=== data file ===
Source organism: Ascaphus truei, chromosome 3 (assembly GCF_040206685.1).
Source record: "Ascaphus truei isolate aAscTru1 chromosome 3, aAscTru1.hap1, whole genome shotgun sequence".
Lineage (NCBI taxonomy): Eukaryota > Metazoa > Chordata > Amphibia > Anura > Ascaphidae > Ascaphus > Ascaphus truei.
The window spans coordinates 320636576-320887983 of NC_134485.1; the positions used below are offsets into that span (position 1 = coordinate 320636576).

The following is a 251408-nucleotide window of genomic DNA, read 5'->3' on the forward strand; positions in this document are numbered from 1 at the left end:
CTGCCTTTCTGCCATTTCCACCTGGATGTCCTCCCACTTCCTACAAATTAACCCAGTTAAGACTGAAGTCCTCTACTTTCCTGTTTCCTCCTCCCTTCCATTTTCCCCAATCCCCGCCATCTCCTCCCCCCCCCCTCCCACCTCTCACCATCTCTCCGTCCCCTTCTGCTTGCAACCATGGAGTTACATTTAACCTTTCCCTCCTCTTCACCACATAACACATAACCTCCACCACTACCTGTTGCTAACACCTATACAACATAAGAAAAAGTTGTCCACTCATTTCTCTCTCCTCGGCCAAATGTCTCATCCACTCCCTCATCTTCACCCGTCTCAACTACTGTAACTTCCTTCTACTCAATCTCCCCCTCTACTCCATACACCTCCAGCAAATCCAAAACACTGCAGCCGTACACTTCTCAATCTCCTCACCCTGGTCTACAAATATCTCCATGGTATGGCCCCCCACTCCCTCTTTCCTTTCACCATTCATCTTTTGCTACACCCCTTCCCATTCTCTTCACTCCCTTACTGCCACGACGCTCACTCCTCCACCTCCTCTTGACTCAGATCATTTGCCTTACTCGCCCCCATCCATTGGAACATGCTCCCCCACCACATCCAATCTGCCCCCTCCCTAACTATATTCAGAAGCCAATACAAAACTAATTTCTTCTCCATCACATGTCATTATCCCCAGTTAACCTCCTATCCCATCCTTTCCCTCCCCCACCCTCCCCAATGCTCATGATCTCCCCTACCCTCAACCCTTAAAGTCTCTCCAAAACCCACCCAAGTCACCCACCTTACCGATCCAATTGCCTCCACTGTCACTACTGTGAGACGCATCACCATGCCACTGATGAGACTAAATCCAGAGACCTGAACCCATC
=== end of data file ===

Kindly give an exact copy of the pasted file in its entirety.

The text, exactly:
Source organism: Ascaphus truei, chromosome 3 (assembly GCF_040206685.1).
Source record: "Ascaphus truei isolate aAscTru1 chromosome 3, aAscTru1.hap1, whole genome shotgun sequence".
Lineage (NCBI taxonomy): Eukaryota > Metazoa > Chordata > Amphibia > Anura > Ascaphidae > Ascaphus > Ascaphus truei.
The window spans coordinates 320636576-320887983 of NC_134485.1; the positions used below are offsets into that span (position 1 = coordinate 320636576).

The following is a 251408-nucleotide window of genomic DNA, read 5'->3' on the forward strand; positions in this document are numbered from 1 at the left end:
CTGCCTTTCTGCCATTTCCACCTGGATGTCCTCCCACTTCCTACAAATTAACCCAGTTAAGACTGAAGTCCTCTACTTTCCTGTTTCCTCCTCCCTTCCATTTTCCCCAATCCCCGCCATCTCCTCCCCCCCCCCTCCCACCTCTCACCATCTCTCCGTCCCCTTCTGCTTGCAACCATGGAGTTACATTTAACCTTTCCCTCCTCTTCACCACATAACACATAACCTCCACCACTACCTGTTGCTAACACCTATACAACATAAGAAAAAGTTGTCCACTCATTTCTCTCTCCTCGGCCAAATGTCTCATCCACTCCCTCATCTTCACCCGTCTCAACTACTGTAACTTCCTTCTACTCAATCTCCCCCTCTACTCCATACACCTCCAGCAAATCCAAAACACTGCAGCCGTACACTTCTCAATCTCCTCACCCTGGTCTACAAATATCTCCATGGTATGGCCCCCCACTCCCTCTTTCCTTTCACCATTCATCTTTTGCTACACCCCTTCCCATTCTCTTCACTCCCTTACTGCCACGACGCTCACTCCTCCACCTCCTCTTGACTCAGATCATTTGCCTTACTCGCCCCCATCCATTGGAACATGCTCCCCCACCACATCCAATCTGCCCCCTCCCTAACTATATTCAGAAGCCAATACAAAACTAATTTCTTCTCCATCACATGTCATTATCCCCAGTTAACCTCCTATCCCATCCTTTCCCTCCCCCACCCTCCCCAATGCTCATGATCTCCCCTACCCTCAACCCTTAAAGTCTCTCCAAAACCCACCCAAGTCACCCACCTTACCGATCCAATTGCCTCCACTGTCACTACTGTGAGACGCATCACCATGCCACTGATGAGACTAAATCCAGAGACCTGAACCCATC